We watched a couple videos of Turkish Ebru painting, Boy and I. In Ebru painting, the artist drips ink on to the surface of the water, then manipulates the surface to create beautiful designs which cling to the paper the artist rests on the water’s surface.
Afterward, “Can you get down my painting box?”
“I think we’re out of painting paper.”
“That’s okay. I’ll find some cardboard.”
1. The wild creative imagination of children. How one thing suddenly becomes another thing, which morphs into a totally different thing. Well, now. Isn’t that sort of like life? Maybe the Divine Source of all Being is a Child playing with colors: “This one looks like a farmer. But if I twist this brush a little bit this way, she turns into a teacher. See?” Capricious, maybe. But magical. Just let this one dry a good while please, Kid, before you go shifting this part of the design again.
2. Ends of tunnels. Beginnings of bridges. Spanning the distances. Breathe, baby, breathe, while you cross that bridge. And don’t, whatever you do, hold your breath in the tunnels! Look for the light–it’s really there.
3. Re-built bridges, diamonds, rust. A couple days ago, I heard Joan Baez singing “Diamonds and Rust” on the radio, and it took me back 25 years in one instant. It took me right back to the happy times before the burning of a bridge, of a friendship. The bridge has been re-built, of course, and this new one is as beautiful as my bridge that arches over the Susquehanna when the sun hits it just so in the mornings. But that long-ago burning still sometimes haunts me with the shame of my pettiness and selfishness, despite the great grace of my co-re-builder, despite the years that have passed. Sometimes I just have to go back and look at the old pilings where the old bridge used to be, to see how there’s moss growing there, and small trees, how the wreck sets off the incredible grace of the new bridge, how the sun shines on it all as Beauty. This is one of the big gratitudes of my life, one of the constants: the Grace of friendship.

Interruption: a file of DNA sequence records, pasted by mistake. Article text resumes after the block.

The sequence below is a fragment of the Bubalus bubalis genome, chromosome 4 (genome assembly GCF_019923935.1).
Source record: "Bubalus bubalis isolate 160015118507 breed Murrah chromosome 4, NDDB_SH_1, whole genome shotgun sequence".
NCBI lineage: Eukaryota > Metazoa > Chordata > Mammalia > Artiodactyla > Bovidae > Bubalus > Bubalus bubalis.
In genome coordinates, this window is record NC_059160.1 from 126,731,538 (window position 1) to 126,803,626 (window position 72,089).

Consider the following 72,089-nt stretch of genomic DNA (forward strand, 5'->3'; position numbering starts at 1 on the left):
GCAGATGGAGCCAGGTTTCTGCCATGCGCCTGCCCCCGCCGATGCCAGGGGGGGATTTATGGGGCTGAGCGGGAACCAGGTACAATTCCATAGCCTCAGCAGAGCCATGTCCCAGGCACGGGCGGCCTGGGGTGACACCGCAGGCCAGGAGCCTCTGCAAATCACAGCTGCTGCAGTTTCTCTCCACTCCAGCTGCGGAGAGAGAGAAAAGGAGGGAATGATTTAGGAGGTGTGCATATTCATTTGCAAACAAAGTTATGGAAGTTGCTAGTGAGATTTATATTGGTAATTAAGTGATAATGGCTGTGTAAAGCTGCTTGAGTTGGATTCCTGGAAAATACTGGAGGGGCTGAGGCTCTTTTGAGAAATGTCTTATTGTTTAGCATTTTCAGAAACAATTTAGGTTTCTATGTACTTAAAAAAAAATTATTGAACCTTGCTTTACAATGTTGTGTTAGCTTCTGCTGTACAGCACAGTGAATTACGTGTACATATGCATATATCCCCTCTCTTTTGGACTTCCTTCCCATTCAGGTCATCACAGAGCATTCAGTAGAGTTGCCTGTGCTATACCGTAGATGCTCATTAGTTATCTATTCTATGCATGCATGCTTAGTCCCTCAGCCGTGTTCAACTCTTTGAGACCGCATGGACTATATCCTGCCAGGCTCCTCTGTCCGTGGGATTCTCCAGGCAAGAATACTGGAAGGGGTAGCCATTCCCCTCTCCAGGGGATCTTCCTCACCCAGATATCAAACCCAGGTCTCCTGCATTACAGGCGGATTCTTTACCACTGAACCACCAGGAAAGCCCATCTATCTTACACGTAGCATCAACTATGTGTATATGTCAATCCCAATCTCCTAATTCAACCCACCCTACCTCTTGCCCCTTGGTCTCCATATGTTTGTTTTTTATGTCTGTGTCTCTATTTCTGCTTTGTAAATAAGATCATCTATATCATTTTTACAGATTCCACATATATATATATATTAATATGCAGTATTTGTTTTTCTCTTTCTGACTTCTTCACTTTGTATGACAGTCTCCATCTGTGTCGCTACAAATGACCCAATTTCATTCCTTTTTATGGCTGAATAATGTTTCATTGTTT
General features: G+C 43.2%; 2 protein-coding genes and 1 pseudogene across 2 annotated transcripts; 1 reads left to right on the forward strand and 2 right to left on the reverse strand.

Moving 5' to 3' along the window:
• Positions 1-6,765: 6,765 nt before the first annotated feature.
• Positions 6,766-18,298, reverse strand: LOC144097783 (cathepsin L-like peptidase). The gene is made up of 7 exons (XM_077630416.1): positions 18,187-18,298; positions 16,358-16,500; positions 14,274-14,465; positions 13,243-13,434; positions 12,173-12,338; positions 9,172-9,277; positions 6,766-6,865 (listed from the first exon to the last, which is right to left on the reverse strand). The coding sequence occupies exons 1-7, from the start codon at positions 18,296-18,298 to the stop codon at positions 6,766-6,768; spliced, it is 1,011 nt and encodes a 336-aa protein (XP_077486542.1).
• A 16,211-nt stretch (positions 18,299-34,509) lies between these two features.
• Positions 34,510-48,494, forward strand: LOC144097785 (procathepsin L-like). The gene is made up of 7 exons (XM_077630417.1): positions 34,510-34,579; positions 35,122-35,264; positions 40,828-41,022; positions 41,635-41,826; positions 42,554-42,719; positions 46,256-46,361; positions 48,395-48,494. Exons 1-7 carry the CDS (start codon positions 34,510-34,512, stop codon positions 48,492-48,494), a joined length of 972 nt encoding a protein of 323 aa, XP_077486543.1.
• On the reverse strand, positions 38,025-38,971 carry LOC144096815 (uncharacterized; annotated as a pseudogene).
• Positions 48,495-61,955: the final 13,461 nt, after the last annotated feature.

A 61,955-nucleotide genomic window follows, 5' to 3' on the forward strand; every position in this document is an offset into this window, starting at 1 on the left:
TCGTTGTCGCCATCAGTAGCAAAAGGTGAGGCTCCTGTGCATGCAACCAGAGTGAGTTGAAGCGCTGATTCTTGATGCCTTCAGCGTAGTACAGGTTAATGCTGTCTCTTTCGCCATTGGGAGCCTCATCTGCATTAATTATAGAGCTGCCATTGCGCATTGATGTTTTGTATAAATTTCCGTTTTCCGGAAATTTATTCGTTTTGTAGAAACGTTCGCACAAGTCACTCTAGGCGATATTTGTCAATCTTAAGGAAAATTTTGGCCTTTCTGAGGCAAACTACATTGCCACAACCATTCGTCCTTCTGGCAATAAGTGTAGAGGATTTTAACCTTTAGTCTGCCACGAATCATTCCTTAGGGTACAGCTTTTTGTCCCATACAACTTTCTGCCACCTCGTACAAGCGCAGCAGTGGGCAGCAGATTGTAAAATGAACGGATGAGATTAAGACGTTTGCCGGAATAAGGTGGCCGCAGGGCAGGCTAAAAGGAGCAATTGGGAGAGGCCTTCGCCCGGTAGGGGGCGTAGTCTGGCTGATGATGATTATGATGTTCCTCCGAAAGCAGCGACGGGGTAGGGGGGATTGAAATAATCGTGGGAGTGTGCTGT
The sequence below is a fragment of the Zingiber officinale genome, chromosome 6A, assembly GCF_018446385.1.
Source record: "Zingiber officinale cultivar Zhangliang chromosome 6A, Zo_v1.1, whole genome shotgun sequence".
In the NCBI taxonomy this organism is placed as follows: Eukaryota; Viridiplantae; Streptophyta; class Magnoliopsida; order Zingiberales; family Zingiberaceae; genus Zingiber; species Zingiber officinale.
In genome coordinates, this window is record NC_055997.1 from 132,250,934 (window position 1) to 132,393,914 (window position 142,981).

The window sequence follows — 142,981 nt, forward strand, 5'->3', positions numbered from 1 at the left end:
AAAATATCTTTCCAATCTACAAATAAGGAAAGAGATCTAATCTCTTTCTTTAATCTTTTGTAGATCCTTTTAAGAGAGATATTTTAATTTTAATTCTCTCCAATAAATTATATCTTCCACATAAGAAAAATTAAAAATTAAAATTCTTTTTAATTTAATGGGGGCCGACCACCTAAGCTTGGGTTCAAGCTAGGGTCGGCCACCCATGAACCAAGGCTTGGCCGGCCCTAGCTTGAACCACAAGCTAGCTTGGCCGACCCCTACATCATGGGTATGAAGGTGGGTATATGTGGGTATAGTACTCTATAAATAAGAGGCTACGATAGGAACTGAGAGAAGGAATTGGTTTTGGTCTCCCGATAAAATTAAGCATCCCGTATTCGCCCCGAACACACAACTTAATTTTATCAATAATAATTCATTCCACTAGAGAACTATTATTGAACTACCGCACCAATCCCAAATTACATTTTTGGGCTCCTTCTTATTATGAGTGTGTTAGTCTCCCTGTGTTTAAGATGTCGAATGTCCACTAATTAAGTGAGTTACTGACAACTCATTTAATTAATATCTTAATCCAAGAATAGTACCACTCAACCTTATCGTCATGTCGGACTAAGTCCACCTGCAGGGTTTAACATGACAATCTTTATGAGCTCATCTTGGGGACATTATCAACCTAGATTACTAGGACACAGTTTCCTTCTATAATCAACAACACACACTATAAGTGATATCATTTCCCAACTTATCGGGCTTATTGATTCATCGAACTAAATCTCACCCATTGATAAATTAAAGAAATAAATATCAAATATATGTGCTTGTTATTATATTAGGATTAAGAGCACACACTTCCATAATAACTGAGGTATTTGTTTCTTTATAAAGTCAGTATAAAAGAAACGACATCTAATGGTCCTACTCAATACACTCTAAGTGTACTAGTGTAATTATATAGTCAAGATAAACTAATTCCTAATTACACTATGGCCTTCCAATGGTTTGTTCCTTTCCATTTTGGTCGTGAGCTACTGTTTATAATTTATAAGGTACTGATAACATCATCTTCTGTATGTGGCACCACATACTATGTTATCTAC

4. Oh, that slant of light in the mornings in the hollow makes me almost as giddy and obsessed as my oriole did in springtime. I miss it most mornings these days because I am gone before sunrise. See, we sit down here in the shadows of the bowl, and we know that it is day because the sky has brightened up above, but then the sun slants down and hits the tops of the trees with a golden shimmer that moves down the trunks. There comes a point when the sun just spills down the hillsides like liquid gold.
5. Both. And. I like those words.
6. (Because sometimes you need more than five.) It’s a long way away, but I am planning my self-care moment, anticipating my Time of Silence. The thought of my own retreat fills me with energy.
May we walk in Beauty!